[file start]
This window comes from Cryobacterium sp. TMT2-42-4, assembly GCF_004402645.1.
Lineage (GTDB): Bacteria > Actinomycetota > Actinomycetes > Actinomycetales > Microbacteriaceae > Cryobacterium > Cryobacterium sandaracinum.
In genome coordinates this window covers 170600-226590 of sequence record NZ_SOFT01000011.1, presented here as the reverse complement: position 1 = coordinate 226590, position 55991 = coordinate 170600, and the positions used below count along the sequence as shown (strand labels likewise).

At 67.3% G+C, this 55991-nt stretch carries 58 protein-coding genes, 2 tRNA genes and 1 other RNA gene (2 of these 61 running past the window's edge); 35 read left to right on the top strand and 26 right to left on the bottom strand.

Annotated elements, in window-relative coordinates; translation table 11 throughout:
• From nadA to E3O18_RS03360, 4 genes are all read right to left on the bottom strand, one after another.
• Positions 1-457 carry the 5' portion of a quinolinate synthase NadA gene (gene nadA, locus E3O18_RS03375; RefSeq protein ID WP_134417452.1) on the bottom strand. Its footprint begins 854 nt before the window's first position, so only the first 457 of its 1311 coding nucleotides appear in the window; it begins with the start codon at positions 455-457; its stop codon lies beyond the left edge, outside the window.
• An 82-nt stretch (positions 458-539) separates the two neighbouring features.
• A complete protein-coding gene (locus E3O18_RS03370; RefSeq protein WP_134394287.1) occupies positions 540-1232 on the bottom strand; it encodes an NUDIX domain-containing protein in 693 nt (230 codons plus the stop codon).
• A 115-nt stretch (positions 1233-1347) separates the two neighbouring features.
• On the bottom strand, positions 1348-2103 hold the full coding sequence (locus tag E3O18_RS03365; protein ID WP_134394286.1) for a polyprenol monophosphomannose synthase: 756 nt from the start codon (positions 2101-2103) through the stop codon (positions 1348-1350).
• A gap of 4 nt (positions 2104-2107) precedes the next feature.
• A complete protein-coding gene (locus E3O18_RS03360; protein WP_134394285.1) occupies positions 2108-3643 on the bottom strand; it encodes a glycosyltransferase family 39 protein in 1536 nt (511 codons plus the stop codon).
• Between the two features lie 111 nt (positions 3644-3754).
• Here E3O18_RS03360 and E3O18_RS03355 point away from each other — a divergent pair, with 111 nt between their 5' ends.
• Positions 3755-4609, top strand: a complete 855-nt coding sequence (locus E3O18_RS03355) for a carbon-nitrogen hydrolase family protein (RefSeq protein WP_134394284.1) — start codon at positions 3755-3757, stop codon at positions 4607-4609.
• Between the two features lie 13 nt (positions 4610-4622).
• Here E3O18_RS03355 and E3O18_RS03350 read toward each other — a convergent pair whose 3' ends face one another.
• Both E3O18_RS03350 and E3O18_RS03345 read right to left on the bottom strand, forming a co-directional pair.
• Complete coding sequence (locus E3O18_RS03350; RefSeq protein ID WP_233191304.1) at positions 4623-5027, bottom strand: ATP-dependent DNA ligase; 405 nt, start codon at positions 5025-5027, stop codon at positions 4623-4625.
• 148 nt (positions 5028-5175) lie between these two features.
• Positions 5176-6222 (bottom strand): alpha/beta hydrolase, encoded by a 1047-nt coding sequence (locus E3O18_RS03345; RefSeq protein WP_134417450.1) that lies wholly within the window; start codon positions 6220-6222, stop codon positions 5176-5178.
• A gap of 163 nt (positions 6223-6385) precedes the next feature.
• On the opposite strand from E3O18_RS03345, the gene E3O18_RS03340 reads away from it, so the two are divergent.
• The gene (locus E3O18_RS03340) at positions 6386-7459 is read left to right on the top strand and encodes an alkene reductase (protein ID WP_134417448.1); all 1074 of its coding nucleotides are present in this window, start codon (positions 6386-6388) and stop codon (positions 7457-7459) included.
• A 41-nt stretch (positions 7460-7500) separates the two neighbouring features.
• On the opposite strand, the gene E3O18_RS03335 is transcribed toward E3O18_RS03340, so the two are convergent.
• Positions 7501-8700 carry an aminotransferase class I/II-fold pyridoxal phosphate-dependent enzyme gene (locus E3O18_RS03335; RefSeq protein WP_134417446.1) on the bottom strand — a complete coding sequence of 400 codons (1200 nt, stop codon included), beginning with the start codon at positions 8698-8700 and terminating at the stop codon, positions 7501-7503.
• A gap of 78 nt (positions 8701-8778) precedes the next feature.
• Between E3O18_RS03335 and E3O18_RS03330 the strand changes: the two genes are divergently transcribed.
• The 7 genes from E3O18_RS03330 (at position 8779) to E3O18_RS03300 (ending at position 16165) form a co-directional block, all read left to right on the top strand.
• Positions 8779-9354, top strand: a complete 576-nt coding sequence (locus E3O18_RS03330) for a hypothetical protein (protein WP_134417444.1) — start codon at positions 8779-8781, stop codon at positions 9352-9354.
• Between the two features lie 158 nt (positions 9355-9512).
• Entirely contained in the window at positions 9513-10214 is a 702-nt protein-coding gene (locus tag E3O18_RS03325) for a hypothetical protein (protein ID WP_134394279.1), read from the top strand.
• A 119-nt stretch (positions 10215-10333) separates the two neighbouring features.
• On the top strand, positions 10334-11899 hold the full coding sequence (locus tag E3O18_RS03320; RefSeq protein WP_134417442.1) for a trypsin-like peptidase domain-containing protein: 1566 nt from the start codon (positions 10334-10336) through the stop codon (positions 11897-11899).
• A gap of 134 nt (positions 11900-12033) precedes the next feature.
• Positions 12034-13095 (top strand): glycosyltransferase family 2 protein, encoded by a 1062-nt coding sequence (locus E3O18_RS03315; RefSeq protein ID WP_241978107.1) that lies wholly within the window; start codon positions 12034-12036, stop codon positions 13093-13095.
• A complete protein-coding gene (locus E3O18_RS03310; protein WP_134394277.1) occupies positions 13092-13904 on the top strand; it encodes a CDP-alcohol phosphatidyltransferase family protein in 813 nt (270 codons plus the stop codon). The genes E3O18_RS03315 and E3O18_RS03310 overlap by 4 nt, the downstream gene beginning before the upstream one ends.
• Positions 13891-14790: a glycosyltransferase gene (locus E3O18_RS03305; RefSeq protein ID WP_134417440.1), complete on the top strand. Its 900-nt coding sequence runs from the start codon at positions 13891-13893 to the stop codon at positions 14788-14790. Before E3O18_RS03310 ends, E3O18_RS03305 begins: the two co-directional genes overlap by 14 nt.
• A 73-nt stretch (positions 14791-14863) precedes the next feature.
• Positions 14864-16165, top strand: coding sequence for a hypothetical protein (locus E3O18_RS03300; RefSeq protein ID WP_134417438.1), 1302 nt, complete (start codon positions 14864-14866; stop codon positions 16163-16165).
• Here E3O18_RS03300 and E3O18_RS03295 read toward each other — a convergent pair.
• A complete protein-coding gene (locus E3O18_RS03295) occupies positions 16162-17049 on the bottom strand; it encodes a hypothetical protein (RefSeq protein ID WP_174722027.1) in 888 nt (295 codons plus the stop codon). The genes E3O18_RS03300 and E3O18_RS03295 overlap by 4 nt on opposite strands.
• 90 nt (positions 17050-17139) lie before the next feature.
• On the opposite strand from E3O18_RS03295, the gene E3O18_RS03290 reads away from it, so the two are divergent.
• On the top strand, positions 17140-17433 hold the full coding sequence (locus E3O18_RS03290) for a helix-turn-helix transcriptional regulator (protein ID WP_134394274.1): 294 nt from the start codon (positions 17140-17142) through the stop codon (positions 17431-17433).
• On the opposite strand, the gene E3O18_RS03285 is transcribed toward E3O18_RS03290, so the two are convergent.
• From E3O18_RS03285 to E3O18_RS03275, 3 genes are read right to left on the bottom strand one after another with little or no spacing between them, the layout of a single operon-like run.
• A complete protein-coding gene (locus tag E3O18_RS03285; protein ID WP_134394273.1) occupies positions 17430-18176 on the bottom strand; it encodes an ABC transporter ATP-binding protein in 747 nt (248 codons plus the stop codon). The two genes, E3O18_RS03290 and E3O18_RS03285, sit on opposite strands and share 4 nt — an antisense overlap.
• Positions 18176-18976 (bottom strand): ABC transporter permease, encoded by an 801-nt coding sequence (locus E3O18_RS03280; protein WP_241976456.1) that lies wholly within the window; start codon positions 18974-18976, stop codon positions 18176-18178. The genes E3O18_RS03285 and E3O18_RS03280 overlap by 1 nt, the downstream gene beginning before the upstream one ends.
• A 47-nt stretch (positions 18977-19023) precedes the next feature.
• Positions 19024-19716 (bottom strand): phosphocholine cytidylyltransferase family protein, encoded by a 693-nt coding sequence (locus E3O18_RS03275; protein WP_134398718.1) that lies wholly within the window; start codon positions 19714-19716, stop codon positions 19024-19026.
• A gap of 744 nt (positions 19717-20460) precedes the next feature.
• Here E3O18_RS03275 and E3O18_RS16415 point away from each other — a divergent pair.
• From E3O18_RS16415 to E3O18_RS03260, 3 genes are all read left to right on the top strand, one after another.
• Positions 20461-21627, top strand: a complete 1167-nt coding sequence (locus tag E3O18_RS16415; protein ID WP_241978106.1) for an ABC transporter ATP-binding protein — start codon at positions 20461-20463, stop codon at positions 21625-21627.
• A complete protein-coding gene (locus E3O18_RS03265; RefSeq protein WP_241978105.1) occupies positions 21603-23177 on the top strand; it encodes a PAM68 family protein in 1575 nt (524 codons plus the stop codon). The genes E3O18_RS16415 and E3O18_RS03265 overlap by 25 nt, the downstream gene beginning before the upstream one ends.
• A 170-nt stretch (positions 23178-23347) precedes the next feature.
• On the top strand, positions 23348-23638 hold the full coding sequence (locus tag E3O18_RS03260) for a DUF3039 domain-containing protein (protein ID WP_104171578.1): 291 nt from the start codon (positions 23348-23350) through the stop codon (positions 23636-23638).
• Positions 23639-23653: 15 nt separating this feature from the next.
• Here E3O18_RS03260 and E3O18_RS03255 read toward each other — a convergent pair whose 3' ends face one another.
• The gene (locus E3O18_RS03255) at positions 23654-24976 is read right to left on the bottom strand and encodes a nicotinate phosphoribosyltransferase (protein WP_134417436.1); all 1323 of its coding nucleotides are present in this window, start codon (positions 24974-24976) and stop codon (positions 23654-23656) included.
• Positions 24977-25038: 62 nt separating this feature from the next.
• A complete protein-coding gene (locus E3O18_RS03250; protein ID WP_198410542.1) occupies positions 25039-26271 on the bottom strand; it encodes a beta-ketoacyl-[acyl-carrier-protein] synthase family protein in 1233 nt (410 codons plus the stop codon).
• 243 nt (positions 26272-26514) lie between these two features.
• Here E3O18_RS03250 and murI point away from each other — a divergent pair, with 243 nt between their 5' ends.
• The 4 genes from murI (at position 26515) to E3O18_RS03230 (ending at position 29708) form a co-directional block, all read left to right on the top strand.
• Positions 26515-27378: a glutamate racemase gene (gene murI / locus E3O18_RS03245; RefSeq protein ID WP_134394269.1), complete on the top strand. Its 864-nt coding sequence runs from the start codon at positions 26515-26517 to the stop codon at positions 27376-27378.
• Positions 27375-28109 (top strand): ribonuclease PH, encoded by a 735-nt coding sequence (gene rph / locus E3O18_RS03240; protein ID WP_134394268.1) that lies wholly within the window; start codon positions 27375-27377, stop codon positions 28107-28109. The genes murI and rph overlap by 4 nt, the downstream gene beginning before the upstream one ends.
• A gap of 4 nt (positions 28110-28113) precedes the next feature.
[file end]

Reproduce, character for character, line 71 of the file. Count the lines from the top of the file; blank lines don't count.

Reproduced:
• A gap of 4 nt (positions 28110-28113) precedes the next feature.